Researchers at the IWK Health Centre and BIOTIC imaging centre are looking for current and former members of the Canadian Armed Forces to participate in a new study about PTSD.
BioTRAUMACAN is the first study on Magnetoencephalography (MEG) and PTSD in military members at the IWK.
“MEG is a very precise and non-invasive way for us to measure the magnetic field that develops when neurons fire in the brain. The IWK is one of only a handful of Canadian centres that has a MEG machine and we have been doing studies at the IWK using this technology for about 8 years,” says Patrick McGrath OC, PhD. Professor of Psychiatry, Dalhousie University and Scientist IWK Health Centre, co-principal investigator.
The goal of the study is to identify biomarkers that would help diagnose a patient with PTSD, track their response to intervention and predict who would benefit from certain treatment.
“A successful outcome from this project would have tremendous real-world value, particularly when it comes to personalizing treatments. The typical trial-and-error approach to finding a successful treatment often results in a lengthy road to recovery with an enormous impact on patients with PTSD, their families and the health care system. This study helps us build a more precise understanding of how PTSD is experienced and how we might help improve treatment planning,” says Maher Quraan, PhD. MEG Scientist and head of the IWK MEG laboratory, BIOTIC and IWK Health Centre, co-principal investigator.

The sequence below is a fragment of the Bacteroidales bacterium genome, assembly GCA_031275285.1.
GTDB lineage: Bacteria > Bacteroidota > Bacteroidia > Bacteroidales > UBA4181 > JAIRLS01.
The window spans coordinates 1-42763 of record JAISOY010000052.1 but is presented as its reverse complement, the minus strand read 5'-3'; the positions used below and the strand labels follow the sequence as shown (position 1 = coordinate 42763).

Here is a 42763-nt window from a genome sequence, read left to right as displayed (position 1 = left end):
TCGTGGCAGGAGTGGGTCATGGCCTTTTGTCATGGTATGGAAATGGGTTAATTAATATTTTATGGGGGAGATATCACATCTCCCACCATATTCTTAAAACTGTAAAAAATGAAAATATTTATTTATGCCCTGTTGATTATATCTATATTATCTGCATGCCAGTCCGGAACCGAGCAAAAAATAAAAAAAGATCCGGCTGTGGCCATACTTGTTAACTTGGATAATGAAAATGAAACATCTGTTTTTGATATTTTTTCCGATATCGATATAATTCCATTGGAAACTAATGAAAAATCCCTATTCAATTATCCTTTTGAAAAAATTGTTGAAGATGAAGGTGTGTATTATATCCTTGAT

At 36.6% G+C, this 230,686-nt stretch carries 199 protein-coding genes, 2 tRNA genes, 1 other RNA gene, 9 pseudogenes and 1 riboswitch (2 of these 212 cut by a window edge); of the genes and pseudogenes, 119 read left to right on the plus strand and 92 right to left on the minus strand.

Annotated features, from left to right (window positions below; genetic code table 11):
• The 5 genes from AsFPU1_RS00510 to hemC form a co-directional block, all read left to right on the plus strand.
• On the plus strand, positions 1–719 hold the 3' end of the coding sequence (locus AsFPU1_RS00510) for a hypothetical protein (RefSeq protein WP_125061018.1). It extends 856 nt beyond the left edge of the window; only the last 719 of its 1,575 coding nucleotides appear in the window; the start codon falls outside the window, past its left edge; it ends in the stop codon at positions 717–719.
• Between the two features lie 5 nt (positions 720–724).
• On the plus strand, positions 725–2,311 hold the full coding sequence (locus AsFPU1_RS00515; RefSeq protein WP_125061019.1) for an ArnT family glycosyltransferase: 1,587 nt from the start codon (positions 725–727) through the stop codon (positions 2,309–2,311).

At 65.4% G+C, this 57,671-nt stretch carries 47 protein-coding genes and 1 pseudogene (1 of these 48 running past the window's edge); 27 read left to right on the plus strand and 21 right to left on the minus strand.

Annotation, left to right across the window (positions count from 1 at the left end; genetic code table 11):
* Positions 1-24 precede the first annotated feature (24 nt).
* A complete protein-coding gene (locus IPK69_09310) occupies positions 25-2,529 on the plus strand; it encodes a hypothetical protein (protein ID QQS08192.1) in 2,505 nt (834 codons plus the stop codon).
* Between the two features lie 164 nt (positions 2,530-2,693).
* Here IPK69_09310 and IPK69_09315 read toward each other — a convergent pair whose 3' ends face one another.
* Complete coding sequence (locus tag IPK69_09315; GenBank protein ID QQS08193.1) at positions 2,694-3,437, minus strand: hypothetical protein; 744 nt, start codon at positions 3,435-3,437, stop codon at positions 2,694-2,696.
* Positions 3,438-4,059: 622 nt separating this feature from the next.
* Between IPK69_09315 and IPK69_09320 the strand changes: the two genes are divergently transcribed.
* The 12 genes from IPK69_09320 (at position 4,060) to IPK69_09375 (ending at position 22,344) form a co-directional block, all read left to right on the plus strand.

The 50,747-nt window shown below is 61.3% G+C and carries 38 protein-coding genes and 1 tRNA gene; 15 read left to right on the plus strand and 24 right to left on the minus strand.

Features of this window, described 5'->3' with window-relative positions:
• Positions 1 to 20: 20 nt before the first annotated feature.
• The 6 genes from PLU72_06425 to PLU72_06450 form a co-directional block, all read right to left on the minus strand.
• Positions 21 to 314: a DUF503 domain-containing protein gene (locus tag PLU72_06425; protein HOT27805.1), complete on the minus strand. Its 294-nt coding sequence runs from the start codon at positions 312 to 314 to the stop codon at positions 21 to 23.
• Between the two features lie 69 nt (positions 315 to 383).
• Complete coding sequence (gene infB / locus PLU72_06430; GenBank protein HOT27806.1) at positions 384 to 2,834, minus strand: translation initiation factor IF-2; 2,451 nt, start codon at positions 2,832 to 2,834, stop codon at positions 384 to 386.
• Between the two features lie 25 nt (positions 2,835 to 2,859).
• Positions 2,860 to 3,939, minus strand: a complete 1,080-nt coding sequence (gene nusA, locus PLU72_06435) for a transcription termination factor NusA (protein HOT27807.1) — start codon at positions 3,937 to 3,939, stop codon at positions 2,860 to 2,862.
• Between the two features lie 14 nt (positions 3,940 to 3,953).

The study has received a significant response from CAF members and veterans willing to volunteer. They are currently seeking only a few more to add to their Phase 1 group.
Researchers in the study meet with potential candidates to ensure they understand their involvement and to make sure there are no safety or ethical concerns with their participation. They then complete an online survey about how PTSD has impacted their lives, the kind of symptoms they experience as well as their life and military history.
The final step is to meet with participants at the IWK Health Centre in Halifax where the MEG lab is located to complete the scan.
“The scan is not invasive- people sit comfortably and complete a series of brief visual and memory tasks while being scanned. We check in with each volunteer before they go home in case they have questions,” says Lori Wozney, PhD. Senior Health Outcomes Scientist, Nova Scotia Health Authority, co-principal investigator.
The study is open to volunteers 18 years or older and must be a current or former member of the Canadian Armed Forces. Volunteers must also have a previous deployment on record.
For more information about the study, or to apply email bio[email protected] or call 902-470-7541.